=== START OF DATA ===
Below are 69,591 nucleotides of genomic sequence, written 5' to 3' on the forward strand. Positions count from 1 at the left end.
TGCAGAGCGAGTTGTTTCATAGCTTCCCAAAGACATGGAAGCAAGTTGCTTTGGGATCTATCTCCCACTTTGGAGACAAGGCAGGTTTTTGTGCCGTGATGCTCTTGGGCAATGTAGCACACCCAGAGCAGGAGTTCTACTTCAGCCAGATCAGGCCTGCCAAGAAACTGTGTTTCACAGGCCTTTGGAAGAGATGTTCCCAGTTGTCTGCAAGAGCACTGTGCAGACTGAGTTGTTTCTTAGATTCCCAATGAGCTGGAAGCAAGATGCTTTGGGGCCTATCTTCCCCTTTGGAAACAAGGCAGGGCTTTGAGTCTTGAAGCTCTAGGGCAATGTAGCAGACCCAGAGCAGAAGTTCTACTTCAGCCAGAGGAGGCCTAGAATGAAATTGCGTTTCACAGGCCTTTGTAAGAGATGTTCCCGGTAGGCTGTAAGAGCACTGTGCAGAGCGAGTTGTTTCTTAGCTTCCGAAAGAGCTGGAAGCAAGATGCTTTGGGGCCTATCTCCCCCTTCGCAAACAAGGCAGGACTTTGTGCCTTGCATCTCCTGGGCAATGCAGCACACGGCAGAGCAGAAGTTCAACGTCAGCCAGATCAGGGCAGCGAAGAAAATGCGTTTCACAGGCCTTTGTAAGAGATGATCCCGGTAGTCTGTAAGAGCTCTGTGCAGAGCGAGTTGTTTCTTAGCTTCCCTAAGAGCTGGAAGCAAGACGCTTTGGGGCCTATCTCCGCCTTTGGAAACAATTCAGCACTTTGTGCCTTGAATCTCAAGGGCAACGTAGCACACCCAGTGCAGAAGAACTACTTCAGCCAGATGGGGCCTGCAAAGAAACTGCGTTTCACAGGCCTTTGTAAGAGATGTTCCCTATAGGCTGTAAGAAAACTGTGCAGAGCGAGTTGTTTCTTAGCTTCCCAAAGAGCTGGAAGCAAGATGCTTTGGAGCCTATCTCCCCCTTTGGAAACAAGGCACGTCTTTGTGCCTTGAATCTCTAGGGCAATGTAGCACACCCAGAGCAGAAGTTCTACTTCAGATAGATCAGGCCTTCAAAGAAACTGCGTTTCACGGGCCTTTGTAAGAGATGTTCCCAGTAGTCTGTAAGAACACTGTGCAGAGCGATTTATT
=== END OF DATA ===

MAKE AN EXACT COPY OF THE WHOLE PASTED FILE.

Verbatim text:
Below are 69,591 nucleotides of genomic sequence, written 5' to 3' on the forward strand. Positions count from 1 at the left end.
TGCAGAGCGAGTTGTTTCATAGCTTCCCAAAGACATGGAAGCAAGTTGCTTTGGGATCTATCTCCCACTTTGGAGACAAGGCAGGTTTTTGTGCCGTGATGCTCTTGGGCAATGTAGCACACCCAGAGCAGGAGTTCTACTTCAGCCAGATCAGGCCTGCCAAGAAACTGTGTTTCACAGGCCTTTGGAAGAGATGTTCCCAGTTGTCTGCAAGAGCACTGTGCAGACTGAGTTGTTTCTTAGATTCCCAATGAGCTGGAAGCAAGATGCTTTGGGGCCTATCTTCCCCTTTGGAAACAAGGCAGGGCTTTGAGTCTTGAAGCTCTAGGGCAATGTAGCAGACCCAGAGCAGAAGTTCTACTTCAGCCAGAGGAGGCCTAGAATGAAATTGCGTTTCACAGGCCTTTGTAAGAGATGTTCCCGGTAGGCTGTAAGAGCACTGTGCAGAGCGAGTTGTTTCTTAGCTTCCGAAAGAGCTGGAAGCAAGATGCTTTGGGGCCTATCTCCCCCTTCGCAAACAAGGCAGGACTTTGTGCCTTGCATCTCCTGGGCAATGCAGCACACGGCAGAGCAGAAGTTCAACGTCAGCCAGATCAGGGCAGCGAAGAAAATGCGTTTCACAGGCCTTTGTAAGAGATGATCCCGGTAGTCTGTAAGAGCTCTGTGCAGAGCGAGTTGTTTCTTAGCTTCCCTAAGAGCTGGAAGCAAGACGCTTTGGGGCCTATCTCCGCCTTTGGAAACAATTCAGCACTTTGTGCCTTGAATCTCAAGGGCAACGTAGCACACCCAGTGCAGAAGAACTACTTCAGCCAGATGGGGCCTGCAAAGAAACTGCGTTTCACAGGCCTTTGTAAGAGATGTTCCCTATAGGCTGTAAGAAAACTGTGCAGAGCGAGTTGTTTCTTAGCTTCCCAAAGAGCTGGAAGCAAGATGCTTTGGAGCCTATCTCCCCCTTTGGAAACAAGGCACGTCTTTGTGCCTTGAATCTCTAGGGCAATGTAGCACACCCAGAGCAGAAGTTCTACTTCAGATAGATCAGGCCTTCAAAGAAACTGCGTTTCACGGGCCTTTGTAAGAGATGTTCCCAGTAGTCTGTAAGAACACTGTGCAGAGCGATTTATT